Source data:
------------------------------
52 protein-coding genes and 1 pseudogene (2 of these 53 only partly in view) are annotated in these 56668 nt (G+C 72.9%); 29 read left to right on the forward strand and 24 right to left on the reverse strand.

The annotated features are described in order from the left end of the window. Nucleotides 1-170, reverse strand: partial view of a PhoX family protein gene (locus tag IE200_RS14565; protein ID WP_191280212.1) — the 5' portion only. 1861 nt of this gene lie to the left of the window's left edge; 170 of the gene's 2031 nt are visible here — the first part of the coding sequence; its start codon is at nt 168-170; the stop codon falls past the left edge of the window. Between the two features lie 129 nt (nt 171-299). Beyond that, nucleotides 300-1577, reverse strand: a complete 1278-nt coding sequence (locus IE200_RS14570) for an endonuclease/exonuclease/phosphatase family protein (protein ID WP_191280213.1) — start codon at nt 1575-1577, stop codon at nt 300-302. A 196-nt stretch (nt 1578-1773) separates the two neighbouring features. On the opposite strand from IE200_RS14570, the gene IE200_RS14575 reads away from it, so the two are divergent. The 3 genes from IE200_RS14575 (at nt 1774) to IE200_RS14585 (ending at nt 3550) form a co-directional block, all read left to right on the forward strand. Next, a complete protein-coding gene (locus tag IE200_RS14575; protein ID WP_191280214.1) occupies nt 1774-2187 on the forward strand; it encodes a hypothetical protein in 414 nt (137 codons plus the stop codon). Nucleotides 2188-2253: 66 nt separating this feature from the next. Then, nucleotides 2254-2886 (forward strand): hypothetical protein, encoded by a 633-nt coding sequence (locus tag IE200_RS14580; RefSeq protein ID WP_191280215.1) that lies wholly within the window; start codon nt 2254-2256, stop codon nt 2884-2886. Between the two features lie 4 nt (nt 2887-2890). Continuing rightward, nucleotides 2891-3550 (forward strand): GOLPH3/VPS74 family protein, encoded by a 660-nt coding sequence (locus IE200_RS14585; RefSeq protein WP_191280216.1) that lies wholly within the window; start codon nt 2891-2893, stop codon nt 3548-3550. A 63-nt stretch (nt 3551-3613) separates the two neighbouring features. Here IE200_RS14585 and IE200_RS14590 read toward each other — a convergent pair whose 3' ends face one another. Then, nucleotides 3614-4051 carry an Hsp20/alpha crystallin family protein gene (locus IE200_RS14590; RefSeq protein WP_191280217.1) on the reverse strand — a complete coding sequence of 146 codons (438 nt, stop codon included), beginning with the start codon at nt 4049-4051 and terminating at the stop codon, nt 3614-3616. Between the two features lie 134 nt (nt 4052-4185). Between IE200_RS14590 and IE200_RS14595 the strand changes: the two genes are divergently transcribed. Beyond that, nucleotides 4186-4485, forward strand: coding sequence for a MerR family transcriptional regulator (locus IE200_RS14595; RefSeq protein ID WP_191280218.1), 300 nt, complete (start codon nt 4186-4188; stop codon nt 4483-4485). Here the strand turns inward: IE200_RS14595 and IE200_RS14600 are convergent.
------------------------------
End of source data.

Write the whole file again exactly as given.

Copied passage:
52 protein-coding genes and 1 pseudogene (2 of these 53 only partly in view) are annotated in these 56668 nt (G+C 72.9%); 29 read left to right on the forward strand and 24 right to left on the reverse strand.

The annotated features are described in order from the left end of the window. Nucleotides 1-170, reverse strand: partial view of a PhoX family protein gene (locus tag IE200_RS14565; protein ID WP_191280212.1) — the 5' portion only. 1861 nt of this gene lie to the left of the window's left edge; 170 of the gene's 2031 nt are visible here — the first part of the coding sequence; its start codon is at nt 168-170; the stop codon falls past the left edge of the window. Between the two features lie 129 nt (nt 171-299). Beyond that, nucleotides 300-1577, reverse strand: a complete 1278-nt coding sequence (locus IE200_RS14570) for an endonuclease/exonuclease/phosphatase family protein (protein ID WP_191280213.1) — start codon at nt 1575-1577, stop codon at nt 300-302. A 196-nt stretch (nt 1578-1773) separates the two neighbouring features. On the opposite strand from IE200_RS14570, the gene IE200_RS14575 reads away from it, so the two are divergent. The 3 genes from IE200_RS14575 (at nt 1774) to IE200_RS14585 (ending at nt 3550) form a co-directional block, all read left to right on the forward strand. Next, a complete protein-coding gene (locus tag IE200_RS14575; protein ID WP_191280214.1) occupies nt 1774-2187 on the forward strand; it encodes a hypothetical protein in 414 nt (137 codons plus the stop codon). Nucleotides 2188-2253: 66 nt separating this feature from the next. Then, nucleotides 2254-2886 (forward strand): hypothetical protein, encoded by a 633-nt coding sequence (locus tag IE200_RS14580; RefSeq protein ID WP_191280215.1) that lies wholly within the window; start codon nt 2254-2256, stop codon nt 2884-2886. Between the two features lie 4 nt (nt 2887-2890). Continuing rightward, nucleotides 2891-3550 (forward strand): GOLPH3/VPS74 family protein, encoded by a 660-nt coding sequence (locus IE200_RS14585; RefSeq protein WP_191280216.1) that lies wholly within the window; start codon nt 2891-2893, stop codon nt 3548-3550. A 63-nt stretch (nt 3551-3613) separates the two neighbouring features. Here IE200_RS14585 and IE200_RS14590 read toward each other — a convergent pair whose 3' ends face one another. Then, nucleotides 3614-4051 carry an Hsp20/alpha crystallin family protein gene (locus IE200_RS14590; RefSeq protein WP_191280217.1) on the reverse strand — a complete coding sequence of 146 codons (438 nt, stop codon included), beginning with the start codon at nt 4049-4051 and terminating at the stop codon, nt 3614-3616. Between the two features lie 134 nt (nt 4052-4185). Between IE200_RS14590 and IE200_RS14595 the strand changes: the two genes are divergently transcribed. Beyond that, nucleotides 4186-4485, forward strand: coding sequence for a MerR family transcriptional regulator (locus IE200_RS14595; RefSeq protein ID WP_191280218.1), 300 nt, complete (start codon nt 4186-4188; stop codon nt 4483-4485). Here the strand turns inward: IE200_RS14595 and IE200_RS14600 are convergent.